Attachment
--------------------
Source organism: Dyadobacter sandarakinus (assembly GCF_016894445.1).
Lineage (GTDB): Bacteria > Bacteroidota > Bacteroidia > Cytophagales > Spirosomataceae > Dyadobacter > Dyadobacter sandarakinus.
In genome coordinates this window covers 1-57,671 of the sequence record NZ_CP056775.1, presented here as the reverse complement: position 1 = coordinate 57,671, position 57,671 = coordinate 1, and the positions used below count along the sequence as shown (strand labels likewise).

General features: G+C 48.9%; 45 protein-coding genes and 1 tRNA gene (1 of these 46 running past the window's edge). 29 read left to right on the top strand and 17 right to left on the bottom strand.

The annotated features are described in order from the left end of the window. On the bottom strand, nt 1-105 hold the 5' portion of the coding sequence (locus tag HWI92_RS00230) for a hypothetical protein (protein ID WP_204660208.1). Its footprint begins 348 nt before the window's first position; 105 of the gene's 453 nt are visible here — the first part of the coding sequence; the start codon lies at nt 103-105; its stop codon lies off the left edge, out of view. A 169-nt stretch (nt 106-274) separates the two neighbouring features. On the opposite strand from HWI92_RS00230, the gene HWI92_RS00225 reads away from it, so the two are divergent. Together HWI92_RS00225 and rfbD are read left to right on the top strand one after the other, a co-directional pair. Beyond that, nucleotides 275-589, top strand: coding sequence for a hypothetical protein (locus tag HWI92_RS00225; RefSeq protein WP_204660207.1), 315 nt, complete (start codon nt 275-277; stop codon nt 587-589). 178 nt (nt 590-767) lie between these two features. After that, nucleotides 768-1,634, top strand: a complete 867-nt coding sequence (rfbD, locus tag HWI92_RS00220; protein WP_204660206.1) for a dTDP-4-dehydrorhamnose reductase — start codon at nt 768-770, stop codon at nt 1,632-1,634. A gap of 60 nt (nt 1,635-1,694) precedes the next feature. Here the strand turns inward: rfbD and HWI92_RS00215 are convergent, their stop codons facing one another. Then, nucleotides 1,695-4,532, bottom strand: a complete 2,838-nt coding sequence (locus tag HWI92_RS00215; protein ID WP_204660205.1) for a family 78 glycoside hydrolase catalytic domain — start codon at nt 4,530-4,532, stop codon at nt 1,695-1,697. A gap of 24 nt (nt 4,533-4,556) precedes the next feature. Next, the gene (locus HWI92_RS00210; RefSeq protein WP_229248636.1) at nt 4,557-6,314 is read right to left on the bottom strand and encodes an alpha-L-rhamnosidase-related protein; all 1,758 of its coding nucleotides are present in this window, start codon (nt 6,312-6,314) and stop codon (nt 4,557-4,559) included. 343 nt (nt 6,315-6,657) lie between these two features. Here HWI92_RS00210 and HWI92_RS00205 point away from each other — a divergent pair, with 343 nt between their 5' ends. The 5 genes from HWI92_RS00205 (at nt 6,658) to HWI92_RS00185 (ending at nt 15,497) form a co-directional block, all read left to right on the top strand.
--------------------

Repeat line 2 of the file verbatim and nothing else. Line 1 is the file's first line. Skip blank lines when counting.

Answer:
Lineage (GTDB): Bacteria > Bacteroidota > Bacteroidia > Cytophagales > Spirosomataceae > Dyadobacter > Dyadobacter sandarakinus.